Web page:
After a session characterized by wild price swings, the Treasury market simmered down into recent ranges yesterday and ended narrowly mixed.

The 30-year bond closed down 04/32, to yield 6.15%.

The market gyrated in reaction to a number of factors, including strong news on the U.S. economy, a rise in commodity prices, and uncertainty over the upcoming vote on the North American Free Trade Agreement.

While prices swung widely during the session, overall volume was generally light as most larger accounts stayed at bay ahead of the economic reports and the Nafta vote slated for this week. Therefore, price movements were exaggerated by a general lack of liquidity, traders said.

After the dust cleared, participants said the market had entered a brief consolidative period following sharp price declines in recent weeks. Underpinning Treasuries is the growing belief that the market has located a bottom -- a comfort zone where investors can tolerate stronger economic growth.

"The market has found a floor and prices have settled into a range where everyone is happy," said one head governments trader at a Chicago-based primary dealership.

Prices weakened through the morning in response to the release of economic statistics that suggested further improvement in the manufacturing sector. Higher commodity prices were another factor as traders reacted to a spike in the Commodity Research Bureau's index of 21 commodity prices.

But the price declines were retraced through the afternoon as short-covering and follow-through buying emerged. Prices rebounded to opening levels, where they hovered for the remainder of the session.

Though the market has stabilized in the last two sessions, observers cautioned that the risks remain on the downside. Investors still need to contend with a number of potentially stronger economic releases this week, including housing starts, merchandise trade, and the Philadelphia Federal Reserve's survey of manufacturing activity, traders said.

Broad-based signs of growth in the economy have put fixed-income investors on the defensive in recent weeks and placed the spotlight on every forthcoming economic indicator -- even ones that historically have held little significance for Treasuries, observers said. Therefore, the market is vulnerable to hints of strength in the economy this week.

Nafta is another hurdle that the market must clear on its way to lower yields. Treasury market players believe that with the removal of trade tariffs with neighboring countries, the prices of many goods will decline. Therefore, most bond market players are backing the treaty.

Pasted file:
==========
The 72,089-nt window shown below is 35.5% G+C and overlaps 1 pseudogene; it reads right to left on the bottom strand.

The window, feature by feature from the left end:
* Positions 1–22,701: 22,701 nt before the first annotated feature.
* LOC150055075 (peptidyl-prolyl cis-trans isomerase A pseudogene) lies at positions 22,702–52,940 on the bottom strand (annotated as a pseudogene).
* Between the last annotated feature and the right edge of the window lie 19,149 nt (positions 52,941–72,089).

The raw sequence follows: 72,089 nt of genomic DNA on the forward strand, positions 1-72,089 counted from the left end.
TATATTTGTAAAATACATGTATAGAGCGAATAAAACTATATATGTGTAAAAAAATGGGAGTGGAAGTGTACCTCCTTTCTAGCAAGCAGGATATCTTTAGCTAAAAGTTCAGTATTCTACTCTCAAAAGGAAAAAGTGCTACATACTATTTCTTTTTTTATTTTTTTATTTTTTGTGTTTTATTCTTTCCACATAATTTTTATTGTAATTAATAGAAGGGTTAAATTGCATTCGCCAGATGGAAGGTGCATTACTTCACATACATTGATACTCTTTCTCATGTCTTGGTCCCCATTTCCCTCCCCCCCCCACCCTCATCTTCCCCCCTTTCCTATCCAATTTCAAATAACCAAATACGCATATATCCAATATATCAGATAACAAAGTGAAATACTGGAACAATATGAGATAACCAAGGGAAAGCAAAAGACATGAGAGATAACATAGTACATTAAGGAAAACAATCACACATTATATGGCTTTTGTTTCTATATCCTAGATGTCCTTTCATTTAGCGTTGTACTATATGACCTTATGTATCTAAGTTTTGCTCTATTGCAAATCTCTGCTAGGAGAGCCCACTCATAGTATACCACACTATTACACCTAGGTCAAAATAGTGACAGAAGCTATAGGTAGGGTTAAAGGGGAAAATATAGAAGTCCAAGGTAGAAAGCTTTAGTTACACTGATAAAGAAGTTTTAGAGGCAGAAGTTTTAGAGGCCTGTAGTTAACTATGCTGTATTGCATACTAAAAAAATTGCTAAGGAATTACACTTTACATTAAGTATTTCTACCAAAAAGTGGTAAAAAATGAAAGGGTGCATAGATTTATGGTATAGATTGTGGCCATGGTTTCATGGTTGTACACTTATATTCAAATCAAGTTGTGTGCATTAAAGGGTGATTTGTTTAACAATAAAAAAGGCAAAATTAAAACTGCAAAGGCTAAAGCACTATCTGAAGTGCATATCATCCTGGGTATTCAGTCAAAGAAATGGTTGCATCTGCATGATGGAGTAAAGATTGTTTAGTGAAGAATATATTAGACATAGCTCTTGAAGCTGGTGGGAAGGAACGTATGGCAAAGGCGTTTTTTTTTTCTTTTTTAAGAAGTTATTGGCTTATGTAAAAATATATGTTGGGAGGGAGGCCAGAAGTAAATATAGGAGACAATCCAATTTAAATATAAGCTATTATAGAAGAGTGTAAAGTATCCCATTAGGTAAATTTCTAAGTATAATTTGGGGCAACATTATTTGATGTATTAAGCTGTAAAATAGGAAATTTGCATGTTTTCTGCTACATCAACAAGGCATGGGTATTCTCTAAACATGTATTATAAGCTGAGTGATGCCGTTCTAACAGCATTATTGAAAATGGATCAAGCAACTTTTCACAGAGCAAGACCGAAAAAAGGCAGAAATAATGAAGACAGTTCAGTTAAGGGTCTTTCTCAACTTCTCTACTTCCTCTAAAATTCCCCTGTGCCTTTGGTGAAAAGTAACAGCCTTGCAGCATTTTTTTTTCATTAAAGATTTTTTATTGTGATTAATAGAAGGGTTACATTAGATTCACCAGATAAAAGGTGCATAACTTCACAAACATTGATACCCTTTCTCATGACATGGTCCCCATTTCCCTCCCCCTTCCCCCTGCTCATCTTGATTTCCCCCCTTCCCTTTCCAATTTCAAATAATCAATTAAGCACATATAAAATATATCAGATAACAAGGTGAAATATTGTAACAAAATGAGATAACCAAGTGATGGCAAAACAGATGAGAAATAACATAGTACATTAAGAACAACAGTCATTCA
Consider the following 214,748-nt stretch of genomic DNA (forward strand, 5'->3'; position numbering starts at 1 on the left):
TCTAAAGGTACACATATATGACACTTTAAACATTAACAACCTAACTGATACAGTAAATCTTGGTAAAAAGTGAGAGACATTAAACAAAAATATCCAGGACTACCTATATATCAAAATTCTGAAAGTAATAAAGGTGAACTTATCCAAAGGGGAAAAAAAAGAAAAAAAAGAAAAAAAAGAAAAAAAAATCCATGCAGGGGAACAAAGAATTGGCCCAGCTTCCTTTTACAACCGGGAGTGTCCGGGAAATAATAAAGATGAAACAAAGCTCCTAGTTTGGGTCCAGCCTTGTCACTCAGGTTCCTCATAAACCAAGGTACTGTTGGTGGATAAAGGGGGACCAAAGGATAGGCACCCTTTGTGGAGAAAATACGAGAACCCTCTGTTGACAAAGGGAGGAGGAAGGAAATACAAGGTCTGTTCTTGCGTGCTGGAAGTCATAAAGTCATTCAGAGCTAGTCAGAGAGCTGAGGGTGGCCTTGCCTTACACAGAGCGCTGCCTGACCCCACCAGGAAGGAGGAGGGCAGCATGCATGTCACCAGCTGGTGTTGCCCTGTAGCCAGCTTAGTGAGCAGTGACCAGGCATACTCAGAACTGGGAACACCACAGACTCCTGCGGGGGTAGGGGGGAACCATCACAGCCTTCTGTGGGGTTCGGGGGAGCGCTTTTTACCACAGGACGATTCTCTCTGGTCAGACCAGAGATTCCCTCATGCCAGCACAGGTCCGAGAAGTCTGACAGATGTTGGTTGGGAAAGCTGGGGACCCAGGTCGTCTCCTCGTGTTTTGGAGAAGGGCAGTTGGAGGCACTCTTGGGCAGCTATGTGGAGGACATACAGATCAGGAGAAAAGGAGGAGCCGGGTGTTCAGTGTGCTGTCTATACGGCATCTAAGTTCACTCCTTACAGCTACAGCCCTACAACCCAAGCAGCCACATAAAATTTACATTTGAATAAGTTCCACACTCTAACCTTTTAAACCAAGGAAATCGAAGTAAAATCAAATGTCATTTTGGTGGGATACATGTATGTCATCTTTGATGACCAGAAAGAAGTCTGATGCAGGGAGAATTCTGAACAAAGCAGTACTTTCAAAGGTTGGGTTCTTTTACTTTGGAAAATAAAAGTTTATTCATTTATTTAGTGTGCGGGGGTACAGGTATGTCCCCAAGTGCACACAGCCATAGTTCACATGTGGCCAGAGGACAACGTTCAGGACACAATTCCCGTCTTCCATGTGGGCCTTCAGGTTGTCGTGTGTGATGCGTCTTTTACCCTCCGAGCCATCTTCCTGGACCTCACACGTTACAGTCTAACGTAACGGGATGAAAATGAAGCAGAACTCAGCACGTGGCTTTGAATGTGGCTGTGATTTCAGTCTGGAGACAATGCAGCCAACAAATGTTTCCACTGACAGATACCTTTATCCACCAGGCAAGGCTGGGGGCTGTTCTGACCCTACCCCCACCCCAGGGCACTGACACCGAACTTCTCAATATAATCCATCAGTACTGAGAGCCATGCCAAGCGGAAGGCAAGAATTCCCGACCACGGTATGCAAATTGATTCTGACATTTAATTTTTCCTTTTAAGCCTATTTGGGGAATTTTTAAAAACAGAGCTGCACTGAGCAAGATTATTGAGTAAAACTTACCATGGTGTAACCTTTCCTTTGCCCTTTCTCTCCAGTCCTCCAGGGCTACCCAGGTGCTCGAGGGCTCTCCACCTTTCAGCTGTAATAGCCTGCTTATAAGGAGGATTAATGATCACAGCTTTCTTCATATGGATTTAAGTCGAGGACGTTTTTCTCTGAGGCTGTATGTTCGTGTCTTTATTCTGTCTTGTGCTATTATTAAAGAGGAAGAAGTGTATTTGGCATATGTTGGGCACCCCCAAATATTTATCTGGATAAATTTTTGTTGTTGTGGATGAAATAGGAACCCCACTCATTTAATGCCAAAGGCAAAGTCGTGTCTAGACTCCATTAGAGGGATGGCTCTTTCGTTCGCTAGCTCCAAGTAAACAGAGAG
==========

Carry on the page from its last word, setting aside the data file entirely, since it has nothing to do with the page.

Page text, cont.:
A "no" vote on Nafta would have negative implications for the U.S. bond market because of the consequences for inflation. It would also damage President Clinton's ability to push through deficit reduction programs, such as health care reform.

"There's no doubt that we would have a less inflationary environment with the treaty than without it," said Donald Fine, chief market analyst at Chase Securities Inc.

The approach of the end of the year is another worry for holders of U.S. government debt, as investors look to book profits for 1993. After a good year in the bond market, traders said many larger accounts are not willing to plow money back into the Treasury market, particularly with the economy showing persistent signs of strength.

The steady flow of better economic news continued yesterday.

The Commerce Department reported sales by U.S. businesses climbed faster than did their stocks of unsold goods during September. Sales rose 0.8% to $597.4 billion after rising 1.2% in August, while inventories increased 0.3% to $868.2 billion after rising 0.3% in August.

Economists said the report hinted at rising production and economic growth and suggested that the Commerce Department may need to revise third-quarter gross domestic product upward.

"Inventory rebuilding will be a propellant to growth as we move forward," said Michael Niemira, financial economist at Mitsubishi Bank, noting the report also suggested possible increases in future production as businesses order more goods to replace those sold off their shelves.

Earlier in the day, the Federal Reserve reported industrial production by the nation's manufacturers climbed 0.8% in October. The increase followed a 0.4% gain in September and was the largest of the year. Economists said the report was consistent with the recent pattern of stronger activity in the manufacturing sector of the economy.

The Treasury Department's three-and six-month bill auctions drew solid demand at average rates of 3.11% and 3.26%, respectively. The six-month bill came in with a tail at 3.27%. The bid-to-cover ratios were 4.18 for the three-month and 4.46 for the six-month.

In futures, the December contract ended down 06/32 to 116.28.

In the cash markets, the 3 7/8% two-year note was quoted late yesterday Up 02/32 at 99.19-99.20 to yield 4.07%, the 4 3/4% five-year note ended up 03/32 at 98.30-99.00 to yield 4.98%, the 5 3/4% 10-year note was unchanged at 100.21-100.25 to yield 5.64%, and the 6 1/4% 30-year bond was down 04/32 at 101.05-101.00 to yield 6.15%.

The three-month Treasury bill was down one basis point at 3.10%, the six-month bill was unchanged at 3.24%, and the year bill was down one basis point at 3.38%.Treasury Market Yields Prev. Prev. Monday Week Month3-Month Bill 3.10 3.10 3.016-Month Bill 3.24 3.31 3.101-Year Bill 3.38 3.49 3.262-Year Note 4.07 4.09 3.823-Year Note 4.42 4.36 4.065-Year Note 4.98 5.01 4.637-Year Note 5.22 5.22 4.8010-Year Note 5.64 5.63 5.2430-Year Bond 6.15 6.19 5.84

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